Detailed analysis of the patterns of invasion of alien fish species in Austria and Germany has highlighted how drivers of invasion, such as the animal trade, can change over time. The researchers who conducted the analysis warn that climate change may be a key cause in changing invasion patterns in the future.
The invasion of alien fish species is known to be a major threat to the biodiversity of freshwater ecosystems. In Europe, fish invasions have increased as a result of imports for commercial fisheries, accidental releases and a highly connected network of waterways. However, despite the economic and ecological importance of these invasions, data describing patterns of invasion in detail are rare.
For this study, records of alien fish species from 1981 to 2007 were collected from databases in Austria and Germany. In addition, climatic and environmental factors, such as temperature and river flow, that might influence alien fish invasion, were assessed.
Fifteen alien fish species were considered as ‘established’ in both German and Austrian freshwaters, constituting 14 and 17% of freshwater fish in the two countries, respectively. The largest rivers in the region (the Danube and Rhine) have the highest numbers of invasive species and are both important waterways, acting as gateways for new invasions.
In both countries, six other alien species are present but not established, while the status of five alien species in Germany and three in Austria remain unknown. Until the 1980s, North America and Asia were the main sources of alien fish species, however, recently there have been more invasions from eastern Europe, partly reflecting the influence of the Danube-Main canal, which opened in 1992. This shows how the relative importance of invasion routes can change over time.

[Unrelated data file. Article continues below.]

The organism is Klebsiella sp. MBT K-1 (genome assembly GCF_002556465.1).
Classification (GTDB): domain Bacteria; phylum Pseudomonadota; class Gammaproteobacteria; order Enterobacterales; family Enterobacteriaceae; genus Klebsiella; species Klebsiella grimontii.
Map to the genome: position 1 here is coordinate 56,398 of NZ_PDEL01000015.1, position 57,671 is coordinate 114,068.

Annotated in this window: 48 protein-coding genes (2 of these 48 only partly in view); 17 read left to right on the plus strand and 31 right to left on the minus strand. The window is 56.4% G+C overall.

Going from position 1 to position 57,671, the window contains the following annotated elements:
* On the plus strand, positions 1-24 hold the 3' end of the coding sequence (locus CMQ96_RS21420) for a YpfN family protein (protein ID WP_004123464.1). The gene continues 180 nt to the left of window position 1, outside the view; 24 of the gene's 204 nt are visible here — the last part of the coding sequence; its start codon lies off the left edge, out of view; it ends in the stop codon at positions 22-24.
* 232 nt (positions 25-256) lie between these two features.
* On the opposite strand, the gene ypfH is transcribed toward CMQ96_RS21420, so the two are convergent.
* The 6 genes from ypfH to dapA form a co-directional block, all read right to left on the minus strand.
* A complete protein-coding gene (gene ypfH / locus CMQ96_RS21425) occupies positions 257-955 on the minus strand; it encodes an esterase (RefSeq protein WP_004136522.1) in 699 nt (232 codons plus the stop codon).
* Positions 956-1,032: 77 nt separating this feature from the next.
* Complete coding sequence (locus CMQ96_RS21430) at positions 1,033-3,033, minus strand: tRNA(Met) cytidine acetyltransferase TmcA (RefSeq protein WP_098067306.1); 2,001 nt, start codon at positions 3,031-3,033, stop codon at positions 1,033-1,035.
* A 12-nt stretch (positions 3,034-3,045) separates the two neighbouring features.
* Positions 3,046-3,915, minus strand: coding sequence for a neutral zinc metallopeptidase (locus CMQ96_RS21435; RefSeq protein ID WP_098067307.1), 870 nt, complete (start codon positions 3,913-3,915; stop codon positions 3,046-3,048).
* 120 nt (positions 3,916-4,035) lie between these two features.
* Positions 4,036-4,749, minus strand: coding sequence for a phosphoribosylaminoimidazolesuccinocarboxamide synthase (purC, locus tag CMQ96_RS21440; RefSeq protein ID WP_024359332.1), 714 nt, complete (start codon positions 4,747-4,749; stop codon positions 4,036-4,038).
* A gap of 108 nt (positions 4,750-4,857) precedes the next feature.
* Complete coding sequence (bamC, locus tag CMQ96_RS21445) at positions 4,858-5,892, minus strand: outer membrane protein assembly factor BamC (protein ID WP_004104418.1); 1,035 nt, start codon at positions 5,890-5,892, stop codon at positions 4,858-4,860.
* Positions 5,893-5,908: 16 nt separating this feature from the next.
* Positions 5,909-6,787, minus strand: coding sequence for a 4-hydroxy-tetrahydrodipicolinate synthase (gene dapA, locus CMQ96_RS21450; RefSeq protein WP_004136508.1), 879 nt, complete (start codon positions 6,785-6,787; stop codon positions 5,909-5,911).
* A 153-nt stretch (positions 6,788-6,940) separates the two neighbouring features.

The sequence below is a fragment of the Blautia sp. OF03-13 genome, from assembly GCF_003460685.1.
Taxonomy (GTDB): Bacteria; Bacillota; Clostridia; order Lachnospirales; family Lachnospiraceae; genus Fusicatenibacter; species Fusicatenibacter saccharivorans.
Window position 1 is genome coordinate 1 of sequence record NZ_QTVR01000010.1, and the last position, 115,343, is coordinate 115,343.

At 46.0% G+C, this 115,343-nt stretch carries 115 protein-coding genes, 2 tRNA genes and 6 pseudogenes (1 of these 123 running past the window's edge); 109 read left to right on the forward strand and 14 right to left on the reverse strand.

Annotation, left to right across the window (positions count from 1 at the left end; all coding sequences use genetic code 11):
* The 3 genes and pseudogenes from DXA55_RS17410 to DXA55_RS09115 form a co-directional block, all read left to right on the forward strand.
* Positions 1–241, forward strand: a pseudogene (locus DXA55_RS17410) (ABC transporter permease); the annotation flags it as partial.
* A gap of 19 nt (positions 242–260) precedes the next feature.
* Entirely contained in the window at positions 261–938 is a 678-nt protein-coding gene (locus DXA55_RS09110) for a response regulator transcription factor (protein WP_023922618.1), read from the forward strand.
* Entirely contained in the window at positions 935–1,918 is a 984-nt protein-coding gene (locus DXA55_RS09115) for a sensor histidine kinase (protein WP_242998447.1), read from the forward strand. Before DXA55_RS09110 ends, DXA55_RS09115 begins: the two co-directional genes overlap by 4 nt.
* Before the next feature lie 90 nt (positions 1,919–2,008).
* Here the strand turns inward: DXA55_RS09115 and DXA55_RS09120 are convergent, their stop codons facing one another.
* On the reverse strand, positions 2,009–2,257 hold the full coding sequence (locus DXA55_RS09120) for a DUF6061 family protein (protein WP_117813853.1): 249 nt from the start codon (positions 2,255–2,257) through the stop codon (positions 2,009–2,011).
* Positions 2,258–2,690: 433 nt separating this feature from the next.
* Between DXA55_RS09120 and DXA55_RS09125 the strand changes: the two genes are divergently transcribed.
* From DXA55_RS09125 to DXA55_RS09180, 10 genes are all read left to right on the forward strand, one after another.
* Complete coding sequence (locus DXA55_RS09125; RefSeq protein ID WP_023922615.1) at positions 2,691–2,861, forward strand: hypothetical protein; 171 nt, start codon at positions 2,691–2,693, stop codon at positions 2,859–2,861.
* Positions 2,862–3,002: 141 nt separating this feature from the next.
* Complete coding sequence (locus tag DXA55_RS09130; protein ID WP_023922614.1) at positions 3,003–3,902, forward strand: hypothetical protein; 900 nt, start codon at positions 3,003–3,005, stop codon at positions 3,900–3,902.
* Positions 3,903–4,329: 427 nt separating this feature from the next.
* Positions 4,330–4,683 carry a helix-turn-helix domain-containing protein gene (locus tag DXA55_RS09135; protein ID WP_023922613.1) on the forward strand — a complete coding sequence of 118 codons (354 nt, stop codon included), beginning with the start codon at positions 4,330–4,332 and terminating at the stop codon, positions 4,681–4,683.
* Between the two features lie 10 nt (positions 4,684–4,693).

The results also highlighted the changing nature of the drivers of invasion. Using data from Austria, the researchers showed that the alien fish species which were introduced early via commercial fisheries, such as the rainbow and brook trout, were also the most widespread, found at 67% and 29% of sites respectively. However, they have shown no increase in spatial distribution in recent years. Conversly, fish such as the pumpkinseed sunfish and bighead goby introduced via the animal trade (e.g. via the pet trade, not including commercial fisheries) and through waterways (i.e. spreading into new areas via well-connected rivers or canals), have shown more recent increases in rates of spread.
The researchers warn that the patterns of invasion are also likely to change if temperatures rise under climate change. The amount of habitat suitable for coldwater species may fall, leading to declines, and increases in numbers of invasive species adapted to warm water may occur.
Possible mitigation methods include effective management, as well as raising awareness at both national and European levels. The study’s authors note that several invasive fish show a preference for waterways that have been modified (often deepened and straightened) by humans. They therefore receommend restoring natural ecosystems by employing ecosystem-based management, as endorsed by the EU’s Water Framework Directive1.